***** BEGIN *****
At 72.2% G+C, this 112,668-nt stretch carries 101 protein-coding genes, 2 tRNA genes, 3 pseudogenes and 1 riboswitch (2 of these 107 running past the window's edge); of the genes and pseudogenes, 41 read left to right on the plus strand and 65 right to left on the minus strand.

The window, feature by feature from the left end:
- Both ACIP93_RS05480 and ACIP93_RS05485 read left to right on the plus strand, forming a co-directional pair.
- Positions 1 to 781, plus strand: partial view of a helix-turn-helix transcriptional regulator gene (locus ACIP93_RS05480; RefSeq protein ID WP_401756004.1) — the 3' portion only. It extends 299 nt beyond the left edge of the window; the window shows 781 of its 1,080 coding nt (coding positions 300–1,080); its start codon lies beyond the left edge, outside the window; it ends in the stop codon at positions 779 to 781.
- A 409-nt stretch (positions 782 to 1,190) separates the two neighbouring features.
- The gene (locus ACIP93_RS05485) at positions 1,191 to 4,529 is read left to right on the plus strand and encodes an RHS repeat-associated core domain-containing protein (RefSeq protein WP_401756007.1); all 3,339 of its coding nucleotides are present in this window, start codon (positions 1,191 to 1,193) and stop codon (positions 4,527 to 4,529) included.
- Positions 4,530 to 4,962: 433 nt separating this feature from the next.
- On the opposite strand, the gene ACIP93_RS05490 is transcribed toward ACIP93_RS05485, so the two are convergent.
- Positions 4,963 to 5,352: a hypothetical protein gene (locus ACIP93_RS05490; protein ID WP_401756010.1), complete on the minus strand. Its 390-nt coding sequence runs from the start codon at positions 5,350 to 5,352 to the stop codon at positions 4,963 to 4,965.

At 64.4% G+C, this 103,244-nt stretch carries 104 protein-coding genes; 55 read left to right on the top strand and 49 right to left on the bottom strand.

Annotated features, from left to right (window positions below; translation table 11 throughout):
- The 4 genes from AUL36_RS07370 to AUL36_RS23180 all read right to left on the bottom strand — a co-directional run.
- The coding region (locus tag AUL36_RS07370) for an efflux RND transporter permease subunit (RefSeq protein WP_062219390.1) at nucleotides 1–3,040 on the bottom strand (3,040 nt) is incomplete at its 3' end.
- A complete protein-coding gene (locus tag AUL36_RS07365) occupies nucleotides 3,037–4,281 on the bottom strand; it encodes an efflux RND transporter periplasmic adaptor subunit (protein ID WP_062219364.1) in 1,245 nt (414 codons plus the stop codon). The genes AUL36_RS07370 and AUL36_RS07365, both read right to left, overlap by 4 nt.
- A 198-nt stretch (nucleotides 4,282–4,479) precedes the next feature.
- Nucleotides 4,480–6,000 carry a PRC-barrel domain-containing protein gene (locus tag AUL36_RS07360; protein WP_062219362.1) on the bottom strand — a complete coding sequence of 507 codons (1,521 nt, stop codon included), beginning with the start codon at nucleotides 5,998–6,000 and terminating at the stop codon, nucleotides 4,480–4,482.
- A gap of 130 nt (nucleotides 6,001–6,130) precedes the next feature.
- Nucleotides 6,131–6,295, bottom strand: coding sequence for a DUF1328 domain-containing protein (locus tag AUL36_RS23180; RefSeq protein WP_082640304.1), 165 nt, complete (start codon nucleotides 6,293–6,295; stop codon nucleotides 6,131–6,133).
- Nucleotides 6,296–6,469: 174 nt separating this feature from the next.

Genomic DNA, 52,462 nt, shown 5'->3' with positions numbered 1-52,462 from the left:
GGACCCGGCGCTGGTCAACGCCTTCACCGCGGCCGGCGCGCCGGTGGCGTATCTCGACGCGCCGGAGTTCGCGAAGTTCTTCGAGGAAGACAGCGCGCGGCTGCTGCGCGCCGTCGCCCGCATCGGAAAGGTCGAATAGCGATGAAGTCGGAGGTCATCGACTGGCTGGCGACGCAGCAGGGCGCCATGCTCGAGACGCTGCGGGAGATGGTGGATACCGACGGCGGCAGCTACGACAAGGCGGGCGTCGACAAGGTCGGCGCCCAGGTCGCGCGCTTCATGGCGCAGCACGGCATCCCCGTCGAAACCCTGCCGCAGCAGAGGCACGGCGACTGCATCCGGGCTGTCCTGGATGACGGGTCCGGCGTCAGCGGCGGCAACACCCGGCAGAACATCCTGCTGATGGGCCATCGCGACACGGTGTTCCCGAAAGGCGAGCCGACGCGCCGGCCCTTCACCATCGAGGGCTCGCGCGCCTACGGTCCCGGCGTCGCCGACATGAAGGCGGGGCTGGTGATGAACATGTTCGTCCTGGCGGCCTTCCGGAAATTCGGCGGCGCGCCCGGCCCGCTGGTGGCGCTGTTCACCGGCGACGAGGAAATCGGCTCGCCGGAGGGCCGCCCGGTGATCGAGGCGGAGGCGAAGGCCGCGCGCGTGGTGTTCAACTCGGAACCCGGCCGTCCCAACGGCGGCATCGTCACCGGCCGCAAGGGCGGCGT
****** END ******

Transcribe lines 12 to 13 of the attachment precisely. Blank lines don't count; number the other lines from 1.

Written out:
- The 4 genes from AUL36_RS07370 to AUL36_RS23180 all read right to left on the bottom strand — a co-directional run.
- The coding region (locus tag AUL36_RS07370) for an efflux RND transporter permease subunit (RefSeq protein WP_062219390.1) at nucleotides 1–3,040 on the bottom strand (3,040 nt) is incomplete at its 3' end.